Chanting, whether in English, French, or Sanskrit, takes a certain amount of focus. It is difficult to be saying one thing while your mind is going off on a tanjent about what groceries you need to pick up at the store. Especially if you don't know the language nearly as well as your native tongue. While English is a well developed conceptual language, we already have applied labels and a fixed understanding to English words. According to HinduWisdom.info, Sanskrit has "65 words to describe various forms of earth, 67 words for water, and over 250 words to describe rainfall." By using Sanskrit we are able to conect to a different understanding than we are used to. When translated the English words invoke a new meaning and have the opportunity to speak to us on a deeper level. The focus it takes to say the words in Sanskrit leave little room for mind babbeling. Yoga links the mind, body and breath right? Well, chanting in Sanskrit has the opportunity to link mind, breath, and mouth. This allows us to not only connect to the words we use, but also to reach a different plane of understanding, a fresh perspective on the world around us, and is a powerful way to quiet the mind. Scientifically speaking, sound of course is vibration and the cavieties in our skull allow the vibrations to penetrate are brain and different sounds or vibrations access different parts of the brain. It's practically direct access to the mind!
The word mantra has two roots; man, Sanskrit root for mind, and tra, the Sanskrit word for instrument. Using mantras, even in English, can be a tool for the mind. You can try this by repeating peace outloud several times. Notice the more you repeat peace it begins to change and may begin to feel abstract, you can continue to repeat peace to yourself and enter a deep mediation. The effect is greater when using the Sanskrit word for peace, Shanti शान्ति, not only because of it's Ancient connections but also because of the vibrations it creates.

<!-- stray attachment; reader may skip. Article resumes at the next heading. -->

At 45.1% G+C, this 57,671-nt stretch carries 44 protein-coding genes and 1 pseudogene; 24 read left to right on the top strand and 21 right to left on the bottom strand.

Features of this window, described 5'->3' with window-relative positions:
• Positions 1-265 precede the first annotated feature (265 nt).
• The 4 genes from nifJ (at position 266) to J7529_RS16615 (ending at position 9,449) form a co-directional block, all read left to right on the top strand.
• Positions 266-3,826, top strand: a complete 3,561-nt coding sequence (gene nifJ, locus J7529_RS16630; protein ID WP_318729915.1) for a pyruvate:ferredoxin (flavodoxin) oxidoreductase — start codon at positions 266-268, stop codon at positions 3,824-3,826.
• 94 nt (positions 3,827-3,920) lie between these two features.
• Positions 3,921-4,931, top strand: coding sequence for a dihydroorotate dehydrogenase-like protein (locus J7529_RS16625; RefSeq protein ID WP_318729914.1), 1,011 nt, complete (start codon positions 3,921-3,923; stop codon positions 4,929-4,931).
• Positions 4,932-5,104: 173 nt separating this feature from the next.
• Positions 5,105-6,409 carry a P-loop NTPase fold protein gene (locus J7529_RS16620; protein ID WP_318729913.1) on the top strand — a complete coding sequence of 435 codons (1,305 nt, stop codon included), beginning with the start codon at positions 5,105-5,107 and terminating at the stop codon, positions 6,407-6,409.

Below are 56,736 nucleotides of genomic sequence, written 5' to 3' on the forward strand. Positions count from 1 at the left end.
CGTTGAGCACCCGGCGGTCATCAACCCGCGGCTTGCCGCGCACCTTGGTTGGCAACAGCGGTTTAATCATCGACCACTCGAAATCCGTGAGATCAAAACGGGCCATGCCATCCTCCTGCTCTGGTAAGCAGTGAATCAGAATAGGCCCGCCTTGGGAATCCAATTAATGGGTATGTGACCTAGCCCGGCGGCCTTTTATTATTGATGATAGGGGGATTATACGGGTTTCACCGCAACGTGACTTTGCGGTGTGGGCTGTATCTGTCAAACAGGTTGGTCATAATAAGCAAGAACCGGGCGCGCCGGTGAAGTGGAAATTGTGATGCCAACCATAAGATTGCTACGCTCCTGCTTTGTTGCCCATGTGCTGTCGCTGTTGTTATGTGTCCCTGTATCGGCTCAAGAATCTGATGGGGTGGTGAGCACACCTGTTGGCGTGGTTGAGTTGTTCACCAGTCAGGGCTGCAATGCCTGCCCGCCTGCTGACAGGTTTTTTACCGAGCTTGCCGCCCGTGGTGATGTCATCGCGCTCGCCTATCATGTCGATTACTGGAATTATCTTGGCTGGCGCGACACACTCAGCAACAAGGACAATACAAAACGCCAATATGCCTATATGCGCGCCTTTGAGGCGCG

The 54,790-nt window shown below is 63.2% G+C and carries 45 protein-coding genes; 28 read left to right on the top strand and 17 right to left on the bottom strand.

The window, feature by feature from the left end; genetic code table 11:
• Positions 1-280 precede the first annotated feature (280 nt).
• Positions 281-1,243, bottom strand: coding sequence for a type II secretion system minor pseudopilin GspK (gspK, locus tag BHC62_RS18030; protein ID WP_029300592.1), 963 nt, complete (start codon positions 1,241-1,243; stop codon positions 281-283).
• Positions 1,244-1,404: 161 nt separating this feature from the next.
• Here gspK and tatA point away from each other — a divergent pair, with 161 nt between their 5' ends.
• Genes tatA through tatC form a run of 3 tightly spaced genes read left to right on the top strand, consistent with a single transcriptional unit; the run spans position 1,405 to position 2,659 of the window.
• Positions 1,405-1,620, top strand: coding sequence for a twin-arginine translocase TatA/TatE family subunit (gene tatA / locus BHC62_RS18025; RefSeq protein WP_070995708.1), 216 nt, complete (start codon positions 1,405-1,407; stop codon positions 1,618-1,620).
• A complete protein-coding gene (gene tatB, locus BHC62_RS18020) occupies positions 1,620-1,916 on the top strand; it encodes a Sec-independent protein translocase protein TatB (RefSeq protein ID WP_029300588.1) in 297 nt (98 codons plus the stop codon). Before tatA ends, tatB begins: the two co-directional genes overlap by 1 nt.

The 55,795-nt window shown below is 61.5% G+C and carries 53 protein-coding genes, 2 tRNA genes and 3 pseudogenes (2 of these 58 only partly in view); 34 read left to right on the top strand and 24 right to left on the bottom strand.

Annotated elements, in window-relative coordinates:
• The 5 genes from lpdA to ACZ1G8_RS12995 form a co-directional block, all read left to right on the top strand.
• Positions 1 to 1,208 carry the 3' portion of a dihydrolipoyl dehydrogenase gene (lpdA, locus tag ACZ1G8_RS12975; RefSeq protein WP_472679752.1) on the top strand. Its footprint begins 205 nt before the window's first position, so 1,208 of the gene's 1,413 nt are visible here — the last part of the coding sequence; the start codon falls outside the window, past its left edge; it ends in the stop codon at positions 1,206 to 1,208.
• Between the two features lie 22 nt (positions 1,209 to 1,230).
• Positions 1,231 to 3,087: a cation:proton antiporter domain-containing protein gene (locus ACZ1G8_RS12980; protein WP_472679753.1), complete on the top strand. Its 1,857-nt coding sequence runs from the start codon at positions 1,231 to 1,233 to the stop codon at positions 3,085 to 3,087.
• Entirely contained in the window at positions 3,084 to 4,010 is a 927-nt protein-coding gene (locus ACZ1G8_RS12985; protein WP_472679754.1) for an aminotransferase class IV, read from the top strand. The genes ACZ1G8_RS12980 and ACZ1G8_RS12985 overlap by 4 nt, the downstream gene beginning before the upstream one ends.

I will share with you over the next few weeks some of my favorite mantras but for now you can simply try using Shantihi, pronouncing it shawn-tee-hee. Or you can use this phrase, Om Shanti Namaha which is a way of saying that you connect to or invoke and respect peace. Not feeling comfortable with using Sanskrit yet? English is always on option, remember yoga is a practice and we are all on different paths of that practice and practice makes progress.
If you are in a class where the teacher encourages you to use sanskrit, listen carefully and then repeat what you heard to the best of your ability. The teacher does not expect you to be fluent in Sanskrit. It may sound and feel weird but with time you'll begin to feel more comfortable. And of course, you are always welcome to talk to the teacher after class if you would like her to repeat it for you or even write it down. Happy Chanting!